Recent neuromorphic chips are 4,000 times faster than the previous generation and have lower latencies than any conventional system. Consequently, they enable much more responsive AI. Near-real-time decision-making in applications like driverless vehicles and industrial robots would become viable.

These AI systems could be as responsive and versatile as the human brain. The same hardware could process real-time responses in power management semiconductors and monitor for cyber threats in a connected energy grid. Robots could fill multiple roles as needed instead of being highly specialized.

Lower Power Consumption

NC also poses a solution to AI’s power problem. Like the human brain, NC is event-driven. Each specific neuron wakes in response to signals from others and can function independently. As a result, the only components using energy at any given point are those actually processing data.

This segmentation, alongside the removal of the Von Neumann bottleneck, means NCs use far less energy while accomplishing more. On a large scale, that means computing giants can minimize their greenhouse gas emissions. On a smaller scale, it makes local AI computation possible on IoT semiconductors.

Extensive Edge Networks

The combination of higher processing power and lower power consumption is particularly beneficial for edge computing applications. Experts predict 75% of enterprise data processing will occur at the edge by 2025, but edge computing still faces several roadblocks. Neuromorphic computing promises a solution.

Conventional IoT devices lack the processing capacity to run advanced applications in near-real-time locally. Network constraints further restrain that functionality. By making AI more accessible on smaller, less energy-hungry devices, NC overcomes that barrier.

NC also supports the scalability the edge needs. Adding more neuromorphic chips increases these systems’ computing capacity without introducing energy or speed bottlenecks. As a result, it’s easier to implement a wider, more complex device network that can effectively function as a cohesive system.

Increased Reliability

NC could also make AI and IoT systems more reliable. These systems store information in multiple places instead of a centralized memory unit. If one neuron fails, the rest of the system can still function normally.

This resilience complements other IoT hardware innovations to enable hardier edge computing networks. Thermoset composite plastics could prevent corrosion in the semiconductor, protecting the hardware, while NC ensures the software runs smoothly even if one component fails.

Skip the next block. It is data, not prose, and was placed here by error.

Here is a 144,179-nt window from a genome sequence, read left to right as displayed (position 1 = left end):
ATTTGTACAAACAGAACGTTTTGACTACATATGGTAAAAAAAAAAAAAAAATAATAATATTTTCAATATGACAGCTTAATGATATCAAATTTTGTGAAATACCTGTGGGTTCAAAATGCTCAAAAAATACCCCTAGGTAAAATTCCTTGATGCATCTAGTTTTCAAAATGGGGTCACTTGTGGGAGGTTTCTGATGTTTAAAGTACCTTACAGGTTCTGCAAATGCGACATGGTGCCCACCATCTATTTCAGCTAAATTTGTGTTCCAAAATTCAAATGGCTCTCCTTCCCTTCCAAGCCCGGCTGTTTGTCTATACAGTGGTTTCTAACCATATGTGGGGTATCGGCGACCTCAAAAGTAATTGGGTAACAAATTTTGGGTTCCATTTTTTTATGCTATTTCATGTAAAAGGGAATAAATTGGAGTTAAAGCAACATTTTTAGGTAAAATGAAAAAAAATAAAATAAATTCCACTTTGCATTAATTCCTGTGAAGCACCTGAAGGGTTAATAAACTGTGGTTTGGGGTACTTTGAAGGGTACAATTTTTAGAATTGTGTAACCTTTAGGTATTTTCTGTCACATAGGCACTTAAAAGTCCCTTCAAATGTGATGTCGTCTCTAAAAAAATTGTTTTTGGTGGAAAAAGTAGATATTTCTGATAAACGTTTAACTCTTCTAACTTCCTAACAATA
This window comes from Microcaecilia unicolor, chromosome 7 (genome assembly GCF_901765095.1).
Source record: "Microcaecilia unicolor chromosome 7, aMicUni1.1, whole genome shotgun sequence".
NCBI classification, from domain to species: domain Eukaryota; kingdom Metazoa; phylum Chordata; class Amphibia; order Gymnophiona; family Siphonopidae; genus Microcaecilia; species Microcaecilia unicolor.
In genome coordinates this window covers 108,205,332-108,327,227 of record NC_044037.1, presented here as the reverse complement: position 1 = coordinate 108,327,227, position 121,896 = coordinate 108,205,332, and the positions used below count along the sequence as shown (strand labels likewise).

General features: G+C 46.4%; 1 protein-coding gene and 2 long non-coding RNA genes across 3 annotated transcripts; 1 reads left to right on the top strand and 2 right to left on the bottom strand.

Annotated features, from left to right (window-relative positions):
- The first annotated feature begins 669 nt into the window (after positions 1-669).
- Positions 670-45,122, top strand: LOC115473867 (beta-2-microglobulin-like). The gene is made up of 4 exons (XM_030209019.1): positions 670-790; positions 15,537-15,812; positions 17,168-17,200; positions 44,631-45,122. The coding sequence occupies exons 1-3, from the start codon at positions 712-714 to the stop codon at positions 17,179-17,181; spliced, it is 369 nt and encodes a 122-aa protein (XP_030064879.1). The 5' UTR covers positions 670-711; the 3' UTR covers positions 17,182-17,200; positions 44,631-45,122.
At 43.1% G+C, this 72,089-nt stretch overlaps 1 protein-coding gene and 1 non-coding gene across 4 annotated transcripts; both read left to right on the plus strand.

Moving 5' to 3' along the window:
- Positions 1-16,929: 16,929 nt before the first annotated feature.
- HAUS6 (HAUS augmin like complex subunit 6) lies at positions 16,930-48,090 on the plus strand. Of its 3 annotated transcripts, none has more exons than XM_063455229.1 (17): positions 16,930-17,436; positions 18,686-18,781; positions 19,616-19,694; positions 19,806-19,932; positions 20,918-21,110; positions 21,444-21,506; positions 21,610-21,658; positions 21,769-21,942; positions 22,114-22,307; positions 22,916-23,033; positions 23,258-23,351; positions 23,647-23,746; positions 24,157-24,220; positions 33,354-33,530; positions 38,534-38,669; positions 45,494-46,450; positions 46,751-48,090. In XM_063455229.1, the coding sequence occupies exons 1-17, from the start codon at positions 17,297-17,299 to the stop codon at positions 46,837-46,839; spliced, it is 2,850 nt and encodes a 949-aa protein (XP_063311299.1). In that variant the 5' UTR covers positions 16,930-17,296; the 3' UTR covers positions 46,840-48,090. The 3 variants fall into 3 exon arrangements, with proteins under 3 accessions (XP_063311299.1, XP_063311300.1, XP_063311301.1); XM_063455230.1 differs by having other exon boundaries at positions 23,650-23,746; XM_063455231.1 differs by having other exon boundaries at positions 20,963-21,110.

These combined benefits expand the IoT’s potential use cases, bringing complex AI processes to even the most extreme environments. Edge computing systems in heavy industrial settings like construction sites or mines would become viable. 

Remaining Challenges in NC

NC’s potential for IoT semiconductors and AI applications is impressive, but several obstacles remain. High costs and complexity are the most obvious. These brain-mimicking semiconductors are only effective with more recent, expensive memory and processing components. 

On top of introducing higher costs, these technologies’ newness means limited data on their efficacy in real-world applications. Additional testing and research will inevitably lead to breakthroughs past these obstacles, but that will take time.

Most AI models today are also designed with conventional computing architectures in mind. Converting them for optimized use on a neuromorphic system could lower model accuracy and introduce additional costs. AI companies must develop NC-specific models to use this technology to its full potential.

As with any AI application, neuromorphic computing may heighten ethical concerns. AI poses serious ethical challenges regarding bias, employment, cybersecurity, and privacy. If NC makes IoT semiconductors capable of running much more advanced AI, those risks become all the more threatening. Regulators and tech leaders must learn to navigate this moral landscape before deploying this new technology.

Neuromorphic Computing Will Change the IoT Semiconductor

Neuromorphic computing could alter the future of technology, from power management semiconductors to large-scale cloud data centers. It’d spur a wave of more accurate, versatile, reliable, and accessible AI, but those benefits come with equal challenges.

NC will take more research and development before it’s ready for viable real-world use. However, its potential is undeniable. This technology will define the future of AI and the IoT. The question is when that will happen and how positive that impact will be.